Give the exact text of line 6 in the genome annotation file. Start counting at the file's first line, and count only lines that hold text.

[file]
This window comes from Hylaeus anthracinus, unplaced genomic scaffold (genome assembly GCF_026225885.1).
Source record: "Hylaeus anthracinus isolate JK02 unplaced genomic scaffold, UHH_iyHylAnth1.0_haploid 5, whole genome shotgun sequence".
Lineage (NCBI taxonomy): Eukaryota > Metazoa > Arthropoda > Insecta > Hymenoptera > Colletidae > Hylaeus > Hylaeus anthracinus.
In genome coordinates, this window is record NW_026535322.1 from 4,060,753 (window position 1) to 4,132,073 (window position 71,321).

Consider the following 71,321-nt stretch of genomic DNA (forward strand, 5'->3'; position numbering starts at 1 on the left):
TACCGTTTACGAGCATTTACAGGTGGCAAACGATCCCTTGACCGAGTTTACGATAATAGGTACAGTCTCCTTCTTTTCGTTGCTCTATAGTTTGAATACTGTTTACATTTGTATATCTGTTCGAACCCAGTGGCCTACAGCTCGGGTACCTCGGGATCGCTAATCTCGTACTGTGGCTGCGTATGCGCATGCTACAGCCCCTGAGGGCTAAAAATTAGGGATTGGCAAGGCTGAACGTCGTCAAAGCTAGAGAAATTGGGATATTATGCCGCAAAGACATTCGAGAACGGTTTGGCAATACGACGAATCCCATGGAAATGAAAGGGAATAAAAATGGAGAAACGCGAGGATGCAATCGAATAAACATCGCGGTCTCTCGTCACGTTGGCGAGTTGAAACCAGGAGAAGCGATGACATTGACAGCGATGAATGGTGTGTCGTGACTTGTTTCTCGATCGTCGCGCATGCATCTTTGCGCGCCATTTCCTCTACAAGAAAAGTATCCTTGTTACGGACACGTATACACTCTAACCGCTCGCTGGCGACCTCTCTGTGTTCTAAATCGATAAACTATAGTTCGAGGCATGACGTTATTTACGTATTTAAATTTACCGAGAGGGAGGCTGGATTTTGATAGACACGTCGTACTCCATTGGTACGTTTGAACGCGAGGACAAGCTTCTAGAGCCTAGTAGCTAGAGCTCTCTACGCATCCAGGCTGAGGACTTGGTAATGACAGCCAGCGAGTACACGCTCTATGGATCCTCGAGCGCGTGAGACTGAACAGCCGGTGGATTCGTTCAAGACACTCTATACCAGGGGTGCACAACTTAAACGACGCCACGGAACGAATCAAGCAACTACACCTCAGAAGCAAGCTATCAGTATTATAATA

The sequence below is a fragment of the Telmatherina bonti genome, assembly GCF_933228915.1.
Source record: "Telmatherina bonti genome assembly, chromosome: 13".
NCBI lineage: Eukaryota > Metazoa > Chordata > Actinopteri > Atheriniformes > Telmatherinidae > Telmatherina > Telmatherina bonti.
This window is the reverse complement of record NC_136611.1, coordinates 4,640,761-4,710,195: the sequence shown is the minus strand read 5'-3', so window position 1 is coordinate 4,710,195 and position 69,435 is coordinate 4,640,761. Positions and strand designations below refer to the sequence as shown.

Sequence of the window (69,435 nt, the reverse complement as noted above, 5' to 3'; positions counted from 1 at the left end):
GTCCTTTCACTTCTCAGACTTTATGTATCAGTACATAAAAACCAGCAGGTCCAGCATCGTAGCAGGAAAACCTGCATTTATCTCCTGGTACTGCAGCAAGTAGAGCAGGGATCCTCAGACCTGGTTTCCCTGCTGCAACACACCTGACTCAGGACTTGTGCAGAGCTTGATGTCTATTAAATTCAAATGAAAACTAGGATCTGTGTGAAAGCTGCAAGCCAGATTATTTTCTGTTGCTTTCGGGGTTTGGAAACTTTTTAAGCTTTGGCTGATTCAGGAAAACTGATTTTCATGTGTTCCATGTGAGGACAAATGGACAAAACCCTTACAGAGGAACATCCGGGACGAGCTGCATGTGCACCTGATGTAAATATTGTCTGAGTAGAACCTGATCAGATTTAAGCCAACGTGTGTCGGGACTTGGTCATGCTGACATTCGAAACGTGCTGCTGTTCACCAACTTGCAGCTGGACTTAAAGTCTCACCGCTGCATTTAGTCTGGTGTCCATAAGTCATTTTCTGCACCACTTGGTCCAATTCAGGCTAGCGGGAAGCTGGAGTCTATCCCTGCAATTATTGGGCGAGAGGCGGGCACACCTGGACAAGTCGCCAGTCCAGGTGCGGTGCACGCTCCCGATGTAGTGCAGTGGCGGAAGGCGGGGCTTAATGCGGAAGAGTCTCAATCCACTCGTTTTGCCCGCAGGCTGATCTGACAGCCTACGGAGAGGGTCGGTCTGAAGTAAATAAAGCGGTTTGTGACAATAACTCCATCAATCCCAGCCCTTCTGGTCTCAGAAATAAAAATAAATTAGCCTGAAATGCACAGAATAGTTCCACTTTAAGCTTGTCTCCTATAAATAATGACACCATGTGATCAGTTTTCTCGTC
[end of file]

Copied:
TACCGTTTACGAGCATTTACAGGTGGCAAACGATCCCTTGACCGAGTTTACGATAATAGGTACAGTCTCCTTCTTTTCGTTGCTCTATAGTTTGAATACTGTTTACATTTGTATATCTGTTCGAACCCAGTGGCCTACAGCTCGGGTACCTCGGGATCGCTAATCTCGTACTGTGGCTGCGTATGCGCATGCTACAGCCCCTGAGGGCTAAAAATTAGGGATTGGCAAGGCTGAACGTCGTCAAAGCTAGAGAAATTGGGATATTATGCCGCAAAGACATTCGAGAACGGTTTGGCAATACGACGAATCCCATGGAAATGAAAGGGAATAAAAATGGAGAAACGCGAGGATGCAATCGAATAAACATCGCGGTCTCTCGTCACGTTGGCGAGTTGAAACCAGGAGAAGCGATGACATTGACAGCGATGAATGGTGTGTCGTGACTTGTTTCTCGATCGTCGCGCATGCATCTTTGCGCGCCATTTCCTCTACAAGAAAAGTATCCTTGTTACGGACACGTATACACTCTAACCGCTCGCTGGCGACCTCTCTGTGTTCTAAATCGATAAACTATAGTTCGAGGCATGACGTTATTTACGTATTTAAATTTACCGAGAGGGAGGCTGGATTTTGATAGACACGTCGTACTCCATTGGTACGTTTGAACGCGAGGACAAGCTTCTAGAGCCTAGTAGCTAGAGCTCTCTACGCATCCAGGCTGAGGACTTGGTAATGACAGCCAGCGAGTACACGCTCTATGGATCCTCGAGCGCGTGAGACTGAACAGCCGGTGGATTCGTTCAAGACACTCTATACCAGGGGTGCACAACTTAAACGACGCCACGGAACGAATCAAGCAACTACACCTCAGAAGCAAGCTATCAGTATTATAATA